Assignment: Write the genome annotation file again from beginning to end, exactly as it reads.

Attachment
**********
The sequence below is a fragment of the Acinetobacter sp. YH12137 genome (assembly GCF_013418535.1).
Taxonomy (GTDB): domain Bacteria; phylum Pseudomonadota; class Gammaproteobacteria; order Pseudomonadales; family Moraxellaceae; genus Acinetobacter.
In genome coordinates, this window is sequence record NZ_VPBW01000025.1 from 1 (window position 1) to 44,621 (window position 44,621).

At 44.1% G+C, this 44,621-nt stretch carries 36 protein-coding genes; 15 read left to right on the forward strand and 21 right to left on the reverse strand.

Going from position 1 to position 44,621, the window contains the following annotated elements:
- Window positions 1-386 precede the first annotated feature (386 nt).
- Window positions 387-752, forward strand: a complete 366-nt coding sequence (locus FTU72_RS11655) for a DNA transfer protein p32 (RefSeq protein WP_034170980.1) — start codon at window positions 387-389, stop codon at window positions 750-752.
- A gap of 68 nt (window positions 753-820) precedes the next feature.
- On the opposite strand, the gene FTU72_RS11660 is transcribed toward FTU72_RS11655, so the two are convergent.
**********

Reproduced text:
The sequence below is a fragment of the Acinetobacter sp. YH12137 genome (assembly GCF_013418535.1).
Taxonomy (GTDB): domain Bacteria; phylum Pseudomonadota; class Gammaproteobacteria; order Pseudomonadales; family Moraxellaceae; genus Acinetobacter.
In genome coordinates, this window is sequence record NZ_VPBW01000025.1 from 1 (window position 1) to 44,621 (window position 44,621).

At 44.1% G+C, this 44,621-nt stretch carries 36 protein-coding genes; 15 read left to right on the forward strand and 21 right to left on the reverse strand.

Going from position 1 to position 44,621, the window contains the following annotated elements:
- Window positions 1-386 precede the first annotated feature (386 nt).
- Window positions 387-752, forward strand: a complete 366-nt coding sequence (locus FTU72_RS11655) for a DNA transfer protein p32 (RefSeq protein WP_034170980.1) — start codon at window positions 387-389, stop codon at window positions 750-752.
- A gap of 68 nt (window positions 753-820) precedes the next feature.
- On the opposite strand, the gene FTU72_RS11660 is transcribed toward FTU72_RS11655, so the two are convergent.